The power of weak disincentives in discouraging bad behavior should not be underestimated. There is evidence that tighter gun laws lead to fewer gun crimes — states with more stiffer curbs experience fewer shootings, although the evidence is not wholly conclusive, as other factors may separate Rhode Island, say, from Alabama, in this picture. One of the maddening aspects of our national gun debate is the plain fact that most of the laws suggested by gun control advocates are in fact rather weak — a far, far cry from the confiscatory fantasies spun by the most strident voices in the Second Amendment sanctuary movement. No one is coming to take your guns away. If you suddenly experience a bout of delirium and decide to go out and kill someone, having to wait three days for the completion of a background check might just be the thing to snap you out of the madness. We may not know if this will work, but we sure can try.

The ensuing inconvenience for the vast majority of gun owners who are responsible individuals and maintain proper control of their firearms is not nothing, but neither is waiting in line at the DMV. (It will come as no surprise if gun licensing comes up for debate in the legislature in 2020.) Gun owners who are willing to dispense with the inflammatory rhetoric may find that their opinions count for a lot in the debates ahead, as long as everyone can commit to work towards a common goal of reducing gun violence. That means dropping the knee-jerk opposition to all new laws whatsoever, and perhaps even refocusing and extending the historic commitment of organizations such as the National Rifle Association to gun safety and youth gun education. This would also mean renouncing the baleful political orientation of the NRA, a group so corrupted at the national level that it receives massive funding from Russian interests and suffers from rank self-dealing in the executive leadership ranks. Yeah, I know. Good luck convincing the NRA to do a 180-degree turn and join gun safety advocates in developing new legislature. When pigs fly.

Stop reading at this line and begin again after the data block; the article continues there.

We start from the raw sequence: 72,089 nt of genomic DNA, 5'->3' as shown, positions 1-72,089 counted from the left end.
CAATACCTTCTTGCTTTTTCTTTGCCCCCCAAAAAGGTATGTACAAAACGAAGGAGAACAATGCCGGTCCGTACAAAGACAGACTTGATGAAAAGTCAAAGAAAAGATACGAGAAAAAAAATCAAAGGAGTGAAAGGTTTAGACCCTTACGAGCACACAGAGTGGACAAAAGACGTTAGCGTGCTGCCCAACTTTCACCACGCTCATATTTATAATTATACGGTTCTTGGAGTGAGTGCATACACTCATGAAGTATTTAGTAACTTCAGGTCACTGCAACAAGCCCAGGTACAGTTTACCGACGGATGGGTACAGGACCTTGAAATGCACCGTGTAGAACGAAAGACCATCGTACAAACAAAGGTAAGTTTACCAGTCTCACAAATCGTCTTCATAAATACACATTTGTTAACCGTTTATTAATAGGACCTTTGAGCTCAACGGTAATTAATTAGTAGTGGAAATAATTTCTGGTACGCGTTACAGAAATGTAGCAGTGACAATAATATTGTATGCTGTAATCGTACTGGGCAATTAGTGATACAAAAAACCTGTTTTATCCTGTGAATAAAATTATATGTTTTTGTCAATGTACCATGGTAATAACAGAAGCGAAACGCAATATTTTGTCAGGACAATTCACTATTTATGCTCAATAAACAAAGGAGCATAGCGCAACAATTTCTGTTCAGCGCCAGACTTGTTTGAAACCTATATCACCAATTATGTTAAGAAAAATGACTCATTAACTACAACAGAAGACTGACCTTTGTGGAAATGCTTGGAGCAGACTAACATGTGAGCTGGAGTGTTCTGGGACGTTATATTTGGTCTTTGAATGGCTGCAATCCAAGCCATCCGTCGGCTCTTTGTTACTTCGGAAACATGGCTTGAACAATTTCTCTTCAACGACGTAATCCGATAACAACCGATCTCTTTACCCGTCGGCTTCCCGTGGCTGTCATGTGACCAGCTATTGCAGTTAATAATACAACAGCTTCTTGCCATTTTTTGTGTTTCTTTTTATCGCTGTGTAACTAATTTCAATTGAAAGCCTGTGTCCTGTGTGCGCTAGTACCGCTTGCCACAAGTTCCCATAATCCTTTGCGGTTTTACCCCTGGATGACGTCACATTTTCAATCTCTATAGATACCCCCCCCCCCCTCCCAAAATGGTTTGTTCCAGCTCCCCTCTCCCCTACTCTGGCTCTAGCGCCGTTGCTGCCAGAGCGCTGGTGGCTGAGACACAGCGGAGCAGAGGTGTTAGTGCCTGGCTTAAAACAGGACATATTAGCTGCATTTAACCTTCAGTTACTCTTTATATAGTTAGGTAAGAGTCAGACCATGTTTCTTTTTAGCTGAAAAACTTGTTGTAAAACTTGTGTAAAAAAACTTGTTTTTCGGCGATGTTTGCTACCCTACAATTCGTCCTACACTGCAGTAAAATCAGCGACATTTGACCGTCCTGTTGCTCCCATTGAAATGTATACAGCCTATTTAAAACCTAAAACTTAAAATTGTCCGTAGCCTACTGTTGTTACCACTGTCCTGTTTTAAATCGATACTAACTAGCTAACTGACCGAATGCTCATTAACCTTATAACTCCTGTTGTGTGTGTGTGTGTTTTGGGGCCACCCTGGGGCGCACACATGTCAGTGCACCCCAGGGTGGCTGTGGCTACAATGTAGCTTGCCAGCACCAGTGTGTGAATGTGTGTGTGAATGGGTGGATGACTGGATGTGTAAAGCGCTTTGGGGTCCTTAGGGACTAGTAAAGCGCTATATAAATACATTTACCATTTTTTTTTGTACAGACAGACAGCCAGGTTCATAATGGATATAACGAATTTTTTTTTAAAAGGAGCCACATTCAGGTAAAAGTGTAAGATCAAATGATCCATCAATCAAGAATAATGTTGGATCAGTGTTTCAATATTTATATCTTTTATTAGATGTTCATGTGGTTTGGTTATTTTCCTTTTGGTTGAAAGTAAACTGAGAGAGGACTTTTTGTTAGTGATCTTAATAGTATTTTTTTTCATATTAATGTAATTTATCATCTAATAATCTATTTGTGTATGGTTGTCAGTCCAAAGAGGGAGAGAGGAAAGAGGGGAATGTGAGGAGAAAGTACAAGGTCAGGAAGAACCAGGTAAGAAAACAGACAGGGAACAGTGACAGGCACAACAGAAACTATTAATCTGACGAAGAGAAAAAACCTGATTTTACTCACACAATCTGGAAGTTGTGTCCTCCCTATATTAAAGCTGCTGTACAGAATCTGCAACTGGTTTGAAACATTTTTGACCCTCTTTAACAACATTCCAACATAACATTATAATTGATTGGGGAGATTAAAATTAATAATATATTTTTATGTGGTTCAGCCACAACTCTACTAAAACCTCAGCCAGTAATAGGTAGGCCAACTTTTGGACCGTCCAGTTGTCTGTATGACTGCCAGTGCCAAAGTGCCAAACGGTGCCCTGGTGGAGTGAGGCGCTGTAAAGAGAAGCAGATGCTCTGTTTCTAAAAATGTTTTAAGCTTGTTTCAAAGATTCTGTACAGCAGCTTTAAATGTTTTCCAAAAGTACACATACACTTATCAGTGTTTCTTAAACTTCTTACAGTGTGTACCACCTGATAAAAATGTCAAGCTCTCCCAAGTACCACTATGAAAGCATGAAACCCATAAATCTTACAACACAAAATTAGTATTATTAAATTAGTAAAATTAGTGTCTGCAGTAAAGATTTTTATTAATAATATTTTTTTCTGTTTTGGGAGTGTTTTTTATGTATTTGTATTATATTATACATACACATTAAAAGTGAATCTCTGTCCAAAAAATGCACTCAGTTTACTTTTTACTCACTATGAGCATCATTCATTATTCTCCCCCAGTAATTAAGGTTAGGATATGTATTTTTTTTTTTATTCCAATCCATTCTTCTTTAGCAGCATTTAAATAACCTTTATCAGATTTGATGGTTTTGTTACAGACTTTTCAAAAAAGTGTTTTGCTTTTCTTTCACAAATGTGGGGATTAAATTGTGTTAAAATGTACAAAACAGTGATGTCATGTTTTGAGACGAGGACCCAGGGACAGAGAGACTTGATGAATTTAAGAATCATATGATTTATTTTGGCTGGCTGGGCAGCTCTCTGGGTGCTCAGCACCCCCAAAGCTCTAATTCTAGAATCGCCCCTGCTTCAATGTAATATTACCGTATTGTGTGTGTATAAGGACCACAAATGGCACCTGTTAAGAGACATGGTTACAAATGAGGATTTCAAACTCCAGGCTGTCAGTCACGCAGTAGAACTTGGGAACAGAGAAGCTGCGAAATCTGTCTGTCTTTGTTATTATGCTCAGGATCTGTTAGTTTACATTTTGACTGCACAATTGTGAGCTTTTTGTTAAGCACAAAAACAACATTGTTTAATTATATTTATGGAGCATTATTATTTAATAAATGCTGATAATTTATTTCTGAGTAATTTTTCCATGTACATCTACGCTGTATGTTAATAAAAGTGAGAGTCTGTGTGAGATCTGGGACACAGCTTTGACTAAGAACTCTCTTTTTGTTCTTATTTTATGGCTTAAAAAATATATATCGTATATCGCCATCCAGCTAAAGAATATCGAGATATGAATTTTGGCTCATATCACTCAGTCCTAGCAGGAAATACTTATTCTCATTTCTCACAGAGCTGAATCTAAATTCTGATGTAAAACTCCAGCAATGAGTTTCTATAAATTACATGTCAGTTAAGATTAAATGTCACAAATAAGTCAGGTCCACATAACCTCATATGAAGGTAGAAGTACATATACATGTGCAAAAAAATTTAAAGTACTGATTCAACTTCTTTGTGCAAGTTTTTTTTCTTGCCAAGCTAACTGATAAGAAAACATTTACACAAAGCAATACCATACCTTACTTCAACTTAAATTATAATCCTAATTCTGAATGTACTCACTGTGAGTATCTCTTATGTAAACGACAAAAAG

It’s largely because of this political stalemate that we haven’t made better progress in keeping guns out of the hands of people who mean to do harm to others. Virginia is about to enter an experimental phase whereby the state tries to do something to stop random shootings and the wanton loss of life. None of it may not work. Then again, it may. If you are heartbroken by the deaths of innocents from the scourge of gun violence, you really owe it to yourself and others to embrace the challenge of finding real solutions rather than falling back on the tired nostrum that guns don’t kill people, people kill people. What happens most of the time is that people armed with guns kill people. If you’re upset by this fact and want to see something happen, then this present moment in Virginia political history is made for you.